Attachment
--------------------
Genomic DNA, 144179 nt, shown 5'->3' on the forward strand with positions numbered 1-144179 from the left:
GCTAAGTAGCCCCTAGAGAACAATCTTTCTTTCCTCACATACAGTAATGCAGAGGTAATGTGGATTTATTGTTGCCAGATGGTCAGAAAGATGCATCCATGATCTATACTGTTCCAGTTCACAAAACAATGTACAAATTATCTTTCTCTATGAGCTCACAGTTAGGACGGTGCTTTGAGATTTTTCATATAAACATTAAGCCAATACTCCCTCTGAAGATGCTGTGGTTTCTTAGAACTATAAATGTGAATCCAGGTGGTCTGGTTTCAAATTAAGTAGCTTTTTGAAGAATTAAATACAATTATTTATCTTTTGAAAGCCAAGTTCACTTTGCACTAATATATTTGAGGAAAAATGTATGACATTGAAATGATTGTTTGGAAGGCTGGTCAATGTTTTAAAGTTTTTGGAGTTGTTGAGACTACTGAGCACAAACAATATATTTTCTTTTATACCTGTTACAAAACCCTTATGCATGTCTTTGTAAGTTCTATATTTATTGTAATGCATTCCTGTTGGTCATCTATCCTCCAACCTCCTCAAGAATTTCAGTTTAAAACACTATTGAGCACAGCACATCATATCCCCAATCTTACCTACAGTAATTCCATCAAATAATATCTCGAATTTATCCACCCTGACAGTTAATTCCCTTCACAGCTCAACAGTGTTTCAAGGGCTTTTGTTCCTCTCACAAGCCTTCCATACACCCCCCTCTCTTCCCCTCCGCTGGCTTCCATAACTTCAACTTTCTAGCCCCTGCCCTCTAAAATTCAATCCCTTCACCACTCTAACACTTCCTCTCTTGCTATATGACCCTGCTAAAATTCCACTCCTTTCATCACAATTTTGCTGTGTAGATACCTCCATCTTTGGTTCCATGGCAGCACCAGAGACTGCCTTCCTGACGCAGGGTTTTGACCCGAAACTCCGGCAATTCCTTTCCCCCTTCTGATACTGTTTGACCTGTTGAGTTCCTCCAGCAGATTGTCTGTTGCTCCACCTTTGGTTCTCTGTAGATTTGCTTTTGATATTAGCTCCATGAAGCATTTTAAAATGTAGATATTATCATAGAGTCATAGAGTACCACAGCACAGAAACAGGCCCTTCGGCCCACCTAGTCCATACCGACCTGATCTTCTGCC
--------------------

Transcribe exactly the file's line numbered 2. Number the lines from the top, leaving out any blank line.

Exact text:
GCTAAGTAGCCCCTAGAGAACAATCTTTCTTTCCTCACATACAGTAATGCAGAGGTAATGTGGATTTATTGTTGCCAGATGGTCAGAAAGATGCATCCATGATCTATACTGTTCCAGTTCACAAAACAATGTACAAATTATCTTTCTCTATGAGCTCACAGTTAGGACGGTGCTTTGAGATTTTTCATATAAACATTAAGCCAATACTCCCTCTGAAGATGCTGTGGTTTCTTAGAACTATAAATGTGAATCCAGGTGGTCTGGTTTCAAATTAAGTAGCTTTTTGAAGAATTAAATACAATTATTTATCTTTTGAAAGCCAAGTTCACTTTGCACTAATATATTTGAGGAAAAATGTATGACATTGAAATGATTGTTTGGAAGGCTGGTCAATGTTTTAAAGTTTTTGGAGTTGTTGAGACTACTGAGCACAAACAATATATTTTCTTTTATACCTGTTACAAAACCCTTATGCATGTCTTTGTAAGTTCTATATTTATTGTAATGCATTCCTGTTGGTCATCTATCCTCCAACCTCCTCAAGAATTTCAGTTTAAAACACTATTGAGCACAGCACATCATATCCCCAATCTTACCTACAGTAATTCCATCAAATAATATCTCGAATTTATCCACCCTGACAGTTAATTCCCTTCACAGCTCAACAGTGTTTCAAGGGCTTTTGTTCCTCTCACAAGCCTTCCATACACCCCCCTCTCTTCCCCTCCGCTGGCTTCCATAACTTCAACTTTCTAGCCCCTGCCCTCTAAAATTCAATCCCTTCACCACTCTAACACTTCCTCTCTTGCTATATGACCCTGCTAAAATTCCACTCCTTTCATCACAATTTTGCTGTGTAGATACCTCCATCTTTGGTTCCATGGCAGCACCAGAGACTGCCTTCCTGACGCAGGGTTTTGACCCGAAACTCCGGCAATTCCTTTCCCCCTTCTGATACTGTTTGACCTGTTGAGTTCCTCCAGCAGATTGTCTGTTGCTCCACCTTTGGTTCTCTGTAGATTTGCTTTTGATATTAGCTCCATGAAGCATTTTAAAATGTAGATATTATCATAGAGTCATAGAGTACCACAGCACAGAAACAGGCCCTTCGGCCCACCTAGTCCATACCGACCTGATCTTCTGCC